Many times, you might find liver or stomach immobility from the restrictions in the thorax, as well as a loss of mobility in the esophagus. Pain or immobility (sometimes even lameness) associated with most caudal cervical vertebrae could be a sign of thoracic visceral involvement. Horner’s syndrome or any other autonomic nervous system signs that could be related to dysfunction of the stellate ganglion could be related.

Conditions and situations treated by releasing restrictions in the thorax include:

  1. Horner’s syndrome
  2. Loss of mobility
  3. History of respiratory disease – all such horses could benefit from an examination of the pleura for mobility and motility
  4. Girthiness and resistance to saddling
  5. Resistance to going forward or downhill
  6. Lameness or imbalance in the front limbs.

Methods of treatment

Osteopathic treatment can involve direct or indirect techniques. Often, a combined approach is more effective. Myofascial release is helpful as both a diagnostic aid and therapy adjunct.

The photos below show two examples of myofascial releases for the thorax and shoulder girdle:

I usually follow up any myofascial releases by the structural release of any further immobilities. Adding flexion of the neck and rotation of the sternum to vertebral manipulations can make them much more effective. I believe this is because these manipulations have an indirect impact on the intrathoracic fascia and mediastinum.

In young horses, treatment of the thorax with an eye to its visceral components can be very effective because it can stimulate thymus development. At any age, improving lymphatic flow and function of the organs of the thorax can help mobility and immunity. Movement of the forelimbs, neck and jaw can be improved, and manipulations of the jaw and poll can be more easily performed, thereby yielding longer-lasting results when combined with attention to the thorax and thoracic viscera.


Visceral Manipulation, Jean-Pierre Barral and Pierre Mercier.  Eastland Press 2005.

Rooney’s Guide to the Dissection of the Horse, 7th edition, Orsini and Sack.  Veterinary Textbooks, 2003.

Atlas of Equine Anatomy, 3rd Edition, Pasquini.  Sudz Publishing, 1991.

Clinical Anatomy of the Horse, Hilary Clayton, Peter Flood and Diana Rosenstein.  Elsevier Limited, 2005.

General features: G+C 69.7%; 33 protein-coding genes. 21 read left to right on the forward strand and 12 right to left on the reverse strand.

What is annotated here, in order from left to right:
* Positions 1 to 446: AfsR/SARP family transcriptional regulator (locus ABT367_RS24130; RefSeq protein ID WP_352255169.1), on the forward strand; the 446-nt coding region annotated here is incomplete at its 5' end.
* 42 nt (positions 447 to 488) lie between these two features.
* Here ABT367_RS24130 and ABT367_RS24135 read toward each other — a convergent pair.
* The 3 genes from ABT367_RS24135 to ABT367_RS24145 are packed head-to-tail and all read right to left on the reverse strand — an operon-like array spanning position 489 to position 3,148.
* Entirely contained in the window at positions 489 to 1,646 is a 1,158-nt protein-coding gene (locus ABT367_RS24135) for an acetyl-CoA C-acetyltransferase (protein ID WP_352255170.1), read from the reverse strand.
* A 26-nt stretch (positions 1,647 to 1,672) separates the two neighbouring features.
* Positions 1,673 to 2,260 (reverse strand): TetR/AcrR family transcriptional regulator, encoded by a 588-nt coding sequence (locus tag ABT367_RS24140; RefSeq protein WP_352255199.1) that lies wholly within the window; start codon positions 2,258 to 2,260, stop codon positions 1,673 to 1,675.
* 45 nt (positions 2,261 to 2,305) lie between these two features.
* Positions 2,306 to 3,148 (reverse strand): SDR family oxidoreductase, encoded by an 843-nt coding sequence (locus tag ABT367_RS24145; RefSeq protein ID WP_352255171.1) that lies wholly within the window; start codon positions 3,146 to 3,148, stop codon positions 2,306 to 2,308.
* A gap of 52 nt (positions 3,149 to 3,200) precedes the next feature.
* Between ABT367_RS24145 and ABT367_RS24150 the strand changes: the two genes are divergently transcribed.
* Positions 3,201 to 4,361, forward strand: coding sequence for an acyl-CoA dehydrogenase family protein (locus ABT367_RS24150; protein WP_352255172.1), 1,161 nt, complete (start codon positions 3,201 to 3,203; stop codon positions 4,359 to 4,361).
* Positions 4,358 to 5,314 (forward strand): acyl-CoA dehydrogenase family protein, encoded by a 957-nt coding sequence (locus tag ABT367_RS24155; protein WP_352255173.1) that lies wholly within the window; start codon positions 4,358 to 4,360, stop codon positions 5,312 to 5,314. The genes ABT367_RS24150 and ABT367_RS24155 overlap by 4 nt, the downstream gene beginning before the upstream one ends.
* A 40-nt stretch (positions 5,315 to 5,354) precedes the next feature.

Brain Stars: Glia illuminating craniosacral therapy, Tad Wanveer.  Upledger Productions, 2015.

Anatomy of the Horse 6th ed, Klaus-Dieter Budras, W.O. Sach and Sabine Rock. Schlutershe Verlagsgesellschaft, 2011.

Champeroux P, Fesler P, et al. “High Frequency Autonomic Modulation:  a new model for analysis of autonomic cardiac control”, Br J of Pharmacology, 2018 May 3.

Wetzler G,  Roland M, et al.  “Craniosacral Therapy and Visceral Manipulation: a New Treatment Intervention for Concussion Recovery”, Med Acupuncture. 2017 Aug1: 239-248.

Castro-Sanchez AM, Mataran-Penarrocha GA, Sanchez-Labraca N, et al. “A randomized controlled trial investigating the effects of CranioSacral therapy on pain and heart rate variability in fibromyalgia patents”. Clin Rehabili. 2011;25 (1) 25-35.

Roger VL. “The heart-brain connection from evidence to action” Eur Heart Journal, 2017 Nov 14;38 (43) 3229-3231.

Skalec A, Egerbacher M. “The deep fascia and retinacula of the equine forelimb-structure and innervation”.  Journal of Anatomy, 2017 Sep;231 (3) 405-416.


Dr. Ann-Marie Hancock graduated from Colorado State University with a BS in Equine Science, an MS in Anatomy and Neurobiology, and a DVM in 2003. She worked at a general equine practice in North Carolina for ten years. She completed the IVAS Acupuncture course in 2007, the Equine Osteopathy Course at the Vluggen Institute in Texas, and became certified as an Equine Osteopath. Dr. Hancock owned Rectortown Equine Clinic in 2013, then relocated to Marshall, Virginia to open True North Equine Veterinary Services, an expanding hub for practitioners supporting equines in any life stage or discipline.